Voting began in Papua New Guinea (PNG) elections Saturday with the Pacific nation’s leader urging peaceful polling to show it has “come of age”, as he seeks another term to fix an economy under siege. Peter O’Neill’s People’s National Congress won the last election in 2012, and he has campaigned on delivering key infrastructure and providing free education and health to a country that remains mired in poverty. He also points to more stability in a sprawling crime-ridden land where elections have been marred by violence in the past.
“I appeal to all our citizens to peacefully cast their votes,” said the prime minister, with more than 3,000 candidates from over 40 political parties jostling for support. “Let’s show the international community that PNG has come of age and will express its democratic principles in a manner acceptable to the community.”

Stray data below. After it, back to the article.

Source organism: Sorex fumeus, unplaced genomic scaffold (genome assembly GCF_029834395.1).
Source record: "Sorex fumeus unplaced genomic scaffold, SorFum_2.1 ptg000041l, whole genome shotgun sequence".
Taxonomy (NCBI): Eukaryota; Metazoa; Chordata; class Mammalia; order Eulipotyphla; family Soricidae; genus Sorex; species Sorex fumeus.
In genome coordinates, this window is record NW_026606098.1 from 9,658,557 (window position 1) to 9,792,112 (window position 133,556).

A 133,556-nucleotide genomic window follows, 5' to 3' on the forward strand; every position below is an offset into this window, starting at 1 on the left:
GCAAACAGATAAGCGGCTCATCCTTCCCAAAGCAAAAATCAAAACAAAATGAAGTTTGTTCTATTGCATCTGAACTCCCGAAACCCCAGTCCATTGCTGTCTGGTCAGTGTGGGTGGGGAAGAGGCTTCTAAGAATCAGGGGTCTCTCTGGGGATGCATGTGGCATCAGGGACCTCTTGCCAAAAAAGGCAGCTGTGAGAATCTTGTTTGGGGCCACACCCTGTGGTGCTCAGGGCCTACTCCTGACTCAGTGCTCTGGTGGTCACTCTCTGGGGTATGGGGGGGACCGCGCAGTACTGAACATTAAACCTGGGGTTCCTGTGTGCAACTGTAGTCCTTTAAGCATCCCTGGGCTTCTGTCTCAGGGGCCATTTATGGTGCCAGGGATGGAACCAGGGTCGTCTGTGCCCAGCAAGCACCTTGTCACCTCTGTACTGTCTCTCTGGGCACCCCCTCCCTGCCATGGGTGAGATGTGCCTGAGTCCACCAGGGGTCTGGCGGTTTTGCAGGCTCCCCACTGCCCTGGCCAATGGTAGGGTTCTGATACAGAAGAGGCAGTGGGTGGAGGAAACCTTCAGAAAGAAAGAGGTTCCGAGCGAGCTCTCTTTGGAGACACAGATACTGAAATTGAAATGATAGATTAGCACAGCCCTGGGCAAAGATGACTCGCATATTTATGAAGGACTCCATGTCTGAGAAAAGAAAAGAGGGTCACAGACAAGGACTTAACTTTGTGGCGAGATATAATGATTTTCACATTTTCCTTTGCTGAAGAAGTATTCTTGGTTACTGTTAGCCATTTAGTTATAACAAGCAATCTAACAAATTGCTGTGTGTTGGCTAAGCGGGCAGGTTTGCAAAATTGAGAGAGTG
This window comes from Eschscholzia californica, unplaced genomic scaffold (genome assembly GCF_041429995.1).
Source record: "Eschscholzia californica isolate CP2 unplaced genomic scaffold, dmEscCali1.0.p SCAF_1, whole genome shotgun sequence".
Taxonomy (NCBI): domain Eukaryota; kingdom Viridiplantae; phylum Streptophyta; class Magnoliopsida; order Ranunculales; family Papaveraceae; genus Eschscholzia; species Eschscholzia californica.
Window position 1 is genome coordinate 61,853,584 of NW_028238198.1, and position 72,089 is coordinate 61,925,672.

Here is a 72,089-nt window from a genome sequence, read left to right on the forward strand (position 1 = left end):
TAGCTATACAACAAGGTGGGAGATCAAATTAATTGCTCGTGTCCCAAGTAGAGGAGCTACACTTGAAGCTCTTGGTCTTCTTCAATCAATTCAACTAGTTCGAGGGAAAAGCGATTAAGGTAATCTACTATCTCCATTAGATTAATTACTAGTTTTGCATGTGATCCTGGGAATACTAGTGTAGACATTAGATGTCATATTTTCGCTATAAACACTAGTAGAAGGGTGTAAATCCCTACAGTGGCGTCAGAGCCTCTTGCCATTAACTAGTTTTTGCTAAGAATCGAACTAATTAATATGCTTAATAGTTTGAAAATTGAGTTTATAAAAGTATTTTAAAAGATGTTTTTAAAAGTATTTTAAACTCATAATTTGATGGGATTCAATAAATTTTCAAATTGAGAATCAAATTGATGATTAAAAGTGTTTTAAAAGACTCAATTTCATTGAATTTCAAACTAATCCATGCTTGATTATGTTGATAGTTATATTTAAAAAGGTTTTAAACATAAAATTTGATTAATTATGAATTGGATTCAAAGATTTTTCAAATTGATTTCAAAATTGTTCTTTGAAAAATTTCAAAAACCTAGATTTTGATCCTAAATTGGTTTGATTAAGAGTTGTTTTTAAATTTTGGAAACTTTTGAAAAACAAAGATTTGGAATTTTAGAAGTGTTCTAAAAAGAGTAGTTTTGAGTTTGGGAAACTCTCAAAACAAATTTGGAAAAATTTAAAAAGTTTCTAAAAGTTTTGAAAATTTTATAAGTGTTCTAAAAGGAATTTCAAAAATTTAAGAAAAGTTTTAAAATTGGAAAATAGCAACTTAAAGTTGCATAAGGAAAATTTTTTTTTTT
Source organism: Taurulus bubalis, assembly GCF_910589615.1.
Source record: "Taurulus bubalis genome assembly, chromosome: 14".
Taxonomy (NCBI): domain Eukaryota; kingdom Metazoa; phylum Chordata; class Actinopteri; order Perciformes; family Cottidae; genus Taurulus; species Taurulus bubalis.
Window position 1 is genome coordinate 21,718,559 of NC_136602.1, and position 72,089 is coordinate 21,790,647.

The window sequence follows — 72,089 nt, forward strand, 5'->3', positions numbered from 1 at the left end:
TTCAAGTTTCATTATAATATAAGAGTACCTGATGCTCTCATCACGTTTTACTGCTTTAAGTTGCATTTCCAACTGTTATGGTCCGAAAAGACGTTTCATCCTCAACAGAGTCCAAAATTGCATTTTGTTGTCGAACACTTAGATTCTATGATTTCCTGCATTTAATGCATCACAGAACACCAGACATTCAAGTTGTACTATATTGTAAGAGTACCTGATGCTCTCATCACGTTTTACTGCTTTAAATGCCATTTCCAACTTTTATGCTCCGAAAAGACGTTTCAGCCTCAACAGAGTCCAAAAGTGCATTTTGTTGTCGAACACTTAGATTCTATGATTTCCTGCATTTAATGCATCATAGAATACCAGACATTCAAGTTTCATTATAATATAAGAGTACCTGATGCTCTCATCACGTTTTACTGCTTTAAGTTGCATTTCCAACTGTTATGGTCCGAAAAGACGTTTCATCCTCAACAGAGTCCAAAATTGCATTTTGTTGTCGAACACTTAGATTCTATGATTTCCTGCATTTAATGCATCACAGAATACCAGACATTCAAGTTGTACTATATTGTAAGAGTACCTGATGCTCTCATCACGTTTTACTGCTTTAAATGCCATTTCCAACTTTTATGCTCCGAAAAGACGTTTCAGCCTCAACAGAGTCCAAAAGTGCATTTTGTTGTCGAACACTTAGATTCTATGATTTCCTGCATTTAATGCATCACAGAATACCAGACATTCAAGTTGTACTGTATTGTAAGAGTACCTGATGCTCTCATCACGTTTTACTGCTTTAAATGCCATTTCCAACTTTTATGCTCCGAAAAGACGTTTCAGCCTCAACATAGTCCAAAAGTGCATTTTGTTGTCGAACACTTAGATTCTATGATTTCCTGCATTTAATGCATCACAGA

Polling for the 111-seat parliament runs for two weeks until July 8 with staggered voting across the vast and remote country. A result is not expected until late July.
There is no opinion polling in PNG, so it is unclear who holds the advantage. But no party has ever won a majority, meaning a coalition is likely, held together by strategic political appointments.